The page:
And the filtered mist of memory, I recall the one-room country school I attended. Today, a Sunday drive took us back to the area where I grew up. Dad farmed and for the first 12 years of my life and the first six of school, this was home.
Some landmarks are recognizable but the farmhouse and buildings were bull-dozed and cleared. The land was broken and cropped to the edge of the road. It’s impossible for me to identify the location of our yard; it’s somewhere in a stubbled, snow-covered field. North down the road, then east, and around the ‘deviation’ and there it is. The original Giles school. It’s white paint is fading but a sign still identifies it. This was the site of the annual Christmas concert. By the time I was in school, a different building had been pulled just to the east, in the same yard. The white school was now the hall and because it had a stage, was ‘perfect’ for our performances. That’s where I began and ended by singing career. In some years, community talent was thin.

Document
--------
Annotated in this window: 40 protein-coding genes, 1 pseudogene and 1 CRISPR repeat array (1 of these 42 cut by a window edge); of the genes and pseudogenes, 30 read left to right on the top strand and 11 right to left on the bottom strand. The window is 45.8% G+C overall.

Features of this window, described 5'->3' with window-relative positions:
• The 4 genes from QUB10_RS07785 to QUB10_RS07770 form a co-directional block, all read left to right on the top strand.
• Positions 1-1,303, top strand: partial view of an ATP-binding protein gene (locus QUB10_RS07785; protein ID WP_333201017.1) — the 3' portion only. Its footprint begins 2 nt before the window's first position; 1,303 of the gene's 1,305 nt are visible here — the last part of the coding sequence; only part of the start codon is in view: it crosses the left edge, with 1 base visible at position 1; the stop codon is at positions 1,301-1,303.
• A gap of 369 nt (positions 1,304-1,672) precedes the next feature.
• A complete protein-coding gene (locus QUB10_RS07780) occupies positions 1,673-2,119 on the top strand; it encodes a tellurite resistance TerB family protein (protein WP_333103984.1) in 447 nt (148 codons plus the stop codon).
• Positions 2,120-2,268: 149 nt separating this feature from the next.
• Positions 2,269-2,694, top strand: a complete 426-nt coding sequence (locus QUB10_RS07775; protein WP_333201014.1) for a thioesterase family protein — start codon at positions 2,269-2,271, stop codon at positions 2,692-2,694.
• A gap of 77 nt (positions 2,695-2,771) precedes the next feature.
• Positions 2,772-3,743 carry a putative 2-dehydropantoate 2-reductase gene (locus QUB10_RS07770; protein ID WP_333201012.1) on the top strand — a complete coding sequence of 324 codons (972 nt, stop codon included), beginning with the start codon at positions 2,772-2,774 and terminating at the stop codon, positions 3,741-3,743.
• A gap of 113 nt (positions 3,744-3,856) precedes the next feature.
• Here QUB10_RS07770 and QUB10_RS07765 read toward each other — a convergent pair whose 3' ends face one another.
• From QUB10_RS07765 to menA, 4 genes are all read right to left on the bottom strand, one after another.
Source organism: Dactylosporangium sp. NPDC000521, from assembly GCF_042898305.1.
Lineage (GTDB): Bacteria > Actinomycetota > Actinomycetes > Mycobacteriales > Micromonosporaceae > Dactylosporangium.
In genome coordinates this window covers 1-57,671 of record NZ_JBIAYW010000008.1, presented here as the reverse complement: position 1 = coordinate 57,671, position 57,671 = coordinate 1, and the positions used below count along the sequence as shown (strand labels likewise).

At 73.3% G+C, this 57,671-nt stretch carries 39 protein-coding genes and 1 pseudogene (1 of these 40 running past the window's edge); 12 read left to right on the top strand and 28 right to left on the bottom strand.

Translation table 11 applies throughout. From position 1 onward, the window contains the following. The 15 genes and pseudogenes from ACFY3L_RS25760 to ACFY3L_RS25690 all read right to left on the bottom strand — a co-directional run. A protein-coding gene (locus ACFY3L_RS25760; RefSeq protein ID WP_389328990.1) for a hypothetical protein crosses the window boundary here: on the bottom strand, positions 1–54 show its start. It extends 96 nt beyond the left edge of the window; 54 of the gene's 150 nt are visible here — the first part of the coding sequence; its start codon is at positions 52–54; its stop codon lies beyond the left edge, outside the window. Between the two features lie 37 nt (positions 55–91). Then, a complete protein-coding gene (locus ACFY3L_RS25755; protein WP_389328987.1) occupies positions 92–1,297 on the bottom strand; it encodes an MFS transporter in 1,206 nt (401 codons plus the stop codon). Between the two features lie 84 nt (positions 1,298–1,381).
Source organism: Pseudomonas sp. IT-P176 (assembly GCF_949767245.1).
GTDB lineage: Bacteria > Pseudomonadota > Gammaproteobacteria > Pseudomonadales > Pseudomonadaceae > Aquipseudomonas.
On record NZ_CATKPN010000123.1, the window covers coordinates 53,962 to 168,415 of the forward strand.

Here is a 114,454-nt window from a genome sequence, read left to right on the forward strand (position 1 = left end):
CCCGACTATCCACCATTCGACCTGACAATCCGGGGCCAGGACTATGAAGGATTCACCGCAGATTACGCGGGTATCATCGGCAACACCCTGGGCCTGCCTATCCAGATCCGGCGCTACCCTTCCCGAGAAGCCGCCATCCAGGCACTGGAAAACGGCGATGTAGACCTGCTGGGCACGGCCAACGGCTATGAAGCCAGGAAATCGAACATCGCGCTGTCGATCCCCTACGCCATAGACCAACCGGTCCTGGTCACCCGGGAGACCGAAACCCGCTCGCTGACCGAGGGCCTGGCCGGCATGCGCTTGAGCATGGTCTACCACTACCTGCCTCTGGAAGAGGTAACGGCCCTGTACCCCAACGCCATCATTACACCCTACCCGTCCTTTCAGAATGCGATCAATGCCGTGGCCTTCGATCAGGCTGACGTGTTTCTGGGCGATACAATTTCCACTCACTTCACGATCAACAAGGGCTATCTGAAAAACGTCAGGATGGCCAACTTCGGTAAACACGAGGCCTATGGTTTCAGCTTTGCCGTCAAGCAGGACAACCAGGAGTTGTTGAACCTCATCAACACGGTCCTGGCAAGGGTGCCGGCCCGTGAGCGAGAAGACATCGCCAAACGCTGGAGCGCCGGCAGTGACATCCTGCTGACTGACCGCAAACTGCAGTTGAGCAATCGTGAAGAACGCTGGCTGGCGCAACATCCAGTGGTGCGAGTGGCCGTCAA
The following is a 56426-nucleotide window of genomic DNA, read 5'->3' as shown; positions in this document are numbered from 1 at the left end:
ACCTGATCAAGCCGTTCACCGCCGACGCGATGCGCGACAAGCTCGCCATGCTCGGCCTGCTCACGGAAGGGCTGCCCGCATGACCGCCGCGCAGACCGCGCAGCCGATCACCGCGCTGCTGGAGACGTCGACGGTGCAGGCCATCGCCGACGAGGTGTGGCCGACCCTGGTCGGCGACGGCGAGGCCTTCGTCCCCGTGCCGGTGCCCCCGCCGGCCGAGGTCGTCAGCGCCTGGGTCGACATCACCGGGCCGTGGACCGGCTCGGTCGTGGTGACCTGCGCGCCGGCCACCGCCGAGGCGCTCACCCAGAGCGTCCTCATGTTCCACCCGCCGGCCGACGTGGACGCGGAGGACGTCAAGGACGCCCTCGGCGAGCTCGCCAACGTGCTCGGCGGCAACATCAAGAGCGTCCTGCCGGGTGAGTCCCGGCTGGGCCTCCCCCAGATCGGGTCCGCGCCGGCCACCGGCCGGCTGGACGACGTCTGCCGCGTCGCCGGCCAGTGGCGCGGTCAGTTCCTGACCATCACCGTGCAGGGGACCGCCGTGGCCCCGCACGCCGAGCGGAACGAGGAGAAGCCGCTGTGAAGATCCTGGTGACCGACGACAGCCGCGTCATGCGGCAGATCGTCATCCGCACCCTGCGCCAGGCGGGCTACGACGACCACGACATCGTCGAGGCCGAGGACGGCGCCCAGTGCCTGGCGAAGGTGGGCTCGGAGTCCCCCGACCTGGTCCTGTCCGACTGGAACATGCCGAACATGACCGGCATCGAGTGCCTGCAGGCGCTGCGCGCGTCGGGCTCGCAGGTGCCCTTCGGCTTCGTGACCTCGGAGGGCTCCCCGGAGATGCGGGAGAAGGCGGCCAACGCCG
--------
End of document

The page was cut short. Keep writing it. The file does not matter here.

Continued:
“Everything is so small.” A cliched observation but cliches exist because they are so apt. The hall is so close to the road, the trees which seemed like a magical copse are small, and the school is gone. So is the barn for students’ horses. The outhouses are still standing. The school I attended was purchased by my Uncle to convert to a house. All that remains is a plaque that identifies the original school, now the hall.
I looked forward to school each and every day. I couldn’t wait to get there in the morning; first in was first to get the swings. There were just two, the girls’ and the boys’. The backstop and ball diamond are gone. Perhaps I should stick with the bright memories, the recalled excitement, and the good times.